Functional neuroimaging techniques (i.e. single photon emission computed tomography, positron emission tomography, and functional magnetic resonance imaging) have been used to assess the neural correlates of Anosognosia in mild cognitive impairment (MCI) and Alzheimer’s disease (AD). A systematic review of this literature was performed, following the Preferred Reporting Items for Systematic Reviews and Meta Analyses statement, on PubMed, EMBASE, and PsycINFO databases. Twenty-five articles met all inclusion criteria. Specifically, four brain connectivity and 21 brain perfusion, metabolism, and activation articles. Anosognosia is associated in MCI with frontal lobe and cortical midline regional dysfunction (reduced perfusion and activation), and with reduced parietotemporal metabolism. Reduced within and between network connectivity is observed in the default mode network regions of AD patients with Anosognosia compared to AD patients without Anosognosia and controls. During initial stages of cognitive decline in Anosognosia, reduced indirect neural activity (i.e. perfusion, metabolism, and activation) is associated with the cortical midline regions, followed by the parietotemporal structures in later stages and culminating in frontotemporal dysfunction. Although the current evidence suggests differences in activation between AD or MCI patients with Anosognosia and healthy controls, more evidence is needed exploring the differences between MCI and AD patients with and without Anosognosia using resting state and task related paradigms.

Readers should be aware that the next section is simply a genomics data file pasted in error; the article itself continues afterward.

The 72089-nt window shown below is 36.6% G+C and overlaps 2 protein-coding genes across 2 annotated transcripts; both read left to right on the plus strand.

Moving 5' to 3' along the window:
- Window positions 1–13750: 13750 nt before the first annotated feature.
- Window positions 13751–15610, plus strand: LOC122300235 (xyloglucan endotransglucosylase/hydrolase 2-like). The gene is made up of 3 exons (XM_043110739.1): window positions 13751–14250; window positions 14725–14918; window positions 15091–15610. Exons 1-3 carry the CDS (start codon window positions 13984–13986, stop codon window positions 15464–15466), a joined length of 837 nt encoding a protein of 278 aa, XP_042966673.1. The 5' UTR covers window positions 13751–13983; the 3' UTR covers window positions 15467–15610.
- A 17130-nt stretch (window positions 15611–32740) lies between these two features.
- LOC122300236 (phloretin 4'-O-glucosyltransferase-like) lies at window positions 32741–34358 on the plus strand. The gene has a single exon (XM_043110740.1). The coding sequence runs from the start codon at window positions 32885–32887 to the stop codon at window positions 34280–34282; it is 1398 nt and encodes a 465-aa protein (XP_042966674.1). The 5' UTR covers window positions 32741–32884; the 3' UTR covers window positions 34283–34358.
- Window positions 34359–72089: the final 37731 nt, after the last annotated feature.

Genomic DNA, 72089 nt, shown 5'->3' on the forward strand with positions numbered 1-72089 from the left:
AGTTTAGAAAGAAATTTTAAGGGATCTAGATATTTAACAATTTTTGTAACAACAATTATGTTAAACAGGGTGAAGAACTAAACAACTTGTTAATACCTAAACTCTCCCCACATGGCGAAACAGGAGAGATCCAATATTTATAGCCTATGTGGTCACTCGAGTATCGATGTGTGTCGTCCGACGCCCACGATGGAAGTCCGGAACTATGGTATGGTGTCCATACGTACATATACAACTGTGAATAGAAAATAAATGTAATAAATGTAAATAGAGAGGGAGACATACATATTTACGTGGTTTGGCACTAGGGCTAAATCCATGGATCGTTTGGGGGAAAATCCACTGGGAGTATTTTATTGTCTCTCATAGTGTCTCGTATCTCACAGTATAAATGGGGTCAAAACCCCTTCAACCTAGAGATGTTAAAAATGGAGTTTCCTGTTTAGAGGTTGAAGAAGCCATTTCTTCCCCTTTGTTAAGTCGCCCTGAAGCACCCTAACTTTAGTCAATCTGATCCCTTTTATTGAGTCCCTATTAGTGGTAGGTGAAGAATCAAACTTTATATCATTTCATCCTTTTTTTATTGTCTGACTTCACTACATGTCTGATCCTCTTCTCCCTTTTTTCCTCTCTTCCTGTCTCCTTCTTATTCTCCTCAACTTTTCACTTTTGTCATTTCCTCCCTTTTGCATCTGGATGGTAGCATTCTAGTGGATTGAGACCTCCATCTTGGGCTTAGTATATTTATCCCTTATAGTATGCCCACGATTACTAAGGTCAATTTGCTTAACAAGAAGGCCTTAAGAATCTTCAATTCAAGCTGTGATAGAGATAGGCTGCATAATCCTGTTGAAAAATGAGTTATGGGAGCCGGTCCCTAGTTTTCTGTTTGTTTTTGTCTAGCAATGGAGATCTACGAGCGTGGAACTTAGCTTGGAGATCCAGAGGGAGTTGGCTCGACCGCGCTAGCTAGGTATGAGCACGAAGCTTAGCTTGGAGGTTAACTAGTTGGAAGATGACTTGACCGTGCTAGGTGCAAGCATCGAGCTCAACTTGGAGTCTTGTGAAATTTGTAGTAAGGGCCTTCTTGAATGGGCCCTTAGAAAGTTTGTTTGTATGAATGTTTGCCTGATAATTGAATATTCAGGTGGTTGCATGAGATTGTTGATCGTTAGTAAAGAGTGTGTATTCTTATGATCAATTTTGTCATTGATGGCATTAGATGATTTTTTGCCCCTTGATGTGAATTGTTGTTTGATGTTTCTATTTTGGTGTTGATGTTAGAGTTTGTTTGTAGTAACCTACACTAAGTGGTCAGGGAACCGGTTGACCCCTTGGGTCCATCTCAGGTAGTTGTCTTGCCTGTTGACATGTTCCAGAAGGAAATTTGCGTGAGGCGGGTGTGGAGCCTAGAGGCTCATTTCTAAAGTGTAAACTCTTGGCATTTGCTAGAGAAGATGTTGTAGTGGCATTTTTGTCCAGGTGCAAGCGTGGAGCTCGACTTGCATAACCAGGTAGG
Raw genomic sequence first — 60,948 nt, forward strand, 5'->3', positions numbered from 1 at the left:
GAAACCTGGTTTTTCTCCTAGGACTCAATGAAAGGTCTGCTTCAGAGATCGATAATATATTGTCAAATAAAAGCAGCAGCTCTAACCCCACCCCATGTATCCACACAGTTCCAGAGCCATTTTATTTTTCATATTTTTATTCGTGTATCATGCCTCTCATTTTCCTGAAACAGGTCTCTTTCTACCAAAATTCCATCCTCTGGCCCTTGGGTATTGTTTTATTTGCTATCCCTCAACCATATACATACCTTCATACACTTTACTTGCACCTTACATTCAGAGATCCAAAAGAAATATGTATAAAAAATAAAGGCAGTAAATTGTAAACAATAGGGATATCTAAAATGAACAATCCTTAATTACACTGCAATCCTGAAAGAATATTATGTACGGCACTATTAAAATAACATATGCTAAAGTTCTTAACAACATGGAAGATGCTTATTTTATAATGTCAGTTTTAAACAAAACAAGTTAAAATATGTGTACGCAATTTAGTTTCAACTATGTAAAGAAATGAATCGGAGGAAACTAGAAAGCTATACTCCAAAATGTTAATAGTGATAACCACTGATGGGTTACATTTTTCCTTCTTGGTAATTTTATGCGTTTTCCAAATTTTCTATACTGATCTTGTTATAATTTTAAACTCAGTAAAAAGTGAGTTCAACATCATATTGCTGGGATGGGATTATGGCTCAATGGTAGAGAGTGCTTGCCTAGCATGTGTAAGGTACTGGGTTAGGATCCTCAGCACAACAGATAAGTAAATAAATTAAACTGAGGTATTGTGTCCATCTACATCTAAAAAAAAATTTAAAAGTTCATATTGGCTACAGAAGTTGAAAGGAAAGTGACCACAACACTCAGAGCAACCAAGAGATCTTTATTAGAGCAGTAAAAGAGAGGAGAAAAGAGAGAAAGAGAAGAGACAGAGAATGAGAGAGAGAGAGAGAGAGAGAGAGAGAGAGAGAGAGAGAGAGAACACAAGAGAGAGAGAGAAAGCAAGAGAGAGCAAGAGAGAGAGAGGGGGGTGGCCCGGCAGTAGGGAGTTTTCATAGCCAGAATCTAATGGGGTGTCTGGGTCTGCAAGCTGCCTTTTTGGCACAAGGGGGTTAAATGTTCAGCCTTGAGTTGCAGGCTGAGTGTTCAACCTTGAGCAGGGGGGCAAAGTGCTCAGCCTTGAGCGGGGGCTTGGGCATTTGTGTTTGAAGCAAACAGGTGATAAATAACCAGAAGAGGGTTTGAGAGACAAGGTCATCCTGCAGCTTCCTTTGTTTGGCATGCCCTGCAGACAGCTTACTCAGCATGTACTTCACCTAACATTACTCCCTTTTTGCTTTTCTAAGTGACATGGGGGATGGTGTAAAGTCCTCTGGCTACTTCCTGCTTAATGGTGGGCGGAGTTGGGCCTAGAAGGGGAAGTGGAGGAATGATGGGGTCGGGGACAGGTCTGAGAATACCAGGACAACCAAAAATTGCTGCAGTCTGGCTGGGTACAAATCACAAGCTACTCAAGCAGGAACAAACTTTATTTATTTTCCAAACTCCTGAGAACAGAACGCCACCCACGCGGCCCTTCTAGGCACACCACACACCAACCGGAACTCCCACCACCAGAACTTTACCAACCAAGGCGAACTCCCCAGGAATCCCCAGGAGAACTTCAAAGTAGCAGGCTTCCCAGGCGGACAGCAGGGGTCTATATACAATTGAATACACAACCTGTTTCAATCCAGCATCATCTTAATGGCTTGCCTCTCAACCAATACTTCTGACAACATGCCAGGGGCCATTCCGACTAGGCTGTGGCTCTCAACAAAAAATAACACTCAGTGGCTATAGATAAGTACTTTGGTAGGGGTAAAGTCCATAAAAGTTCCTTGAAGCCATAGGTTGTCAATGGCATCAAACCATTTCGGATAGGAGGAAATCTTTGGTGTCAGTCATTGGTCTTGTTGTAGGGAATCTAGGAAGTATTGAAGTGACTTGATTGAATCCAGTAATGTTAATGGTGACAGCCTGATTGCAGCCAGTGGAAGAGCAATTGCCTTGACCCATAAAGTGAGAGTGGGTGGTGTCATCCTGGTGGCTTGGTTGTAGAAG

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Sahba Besharati – One of the best experts on this subject based on the ideXlab platform.

  • mentalizing the body spatial and social cognition in Anosognosia for hemiplegia
    Brain, 2016
    Co-Authors: Sahba Besharati, Stephanie J Forkel, Michael D Kopelman, Mark Solms, Paul M Jenkinson, Aikaterini Fotopoulou

    Abstract: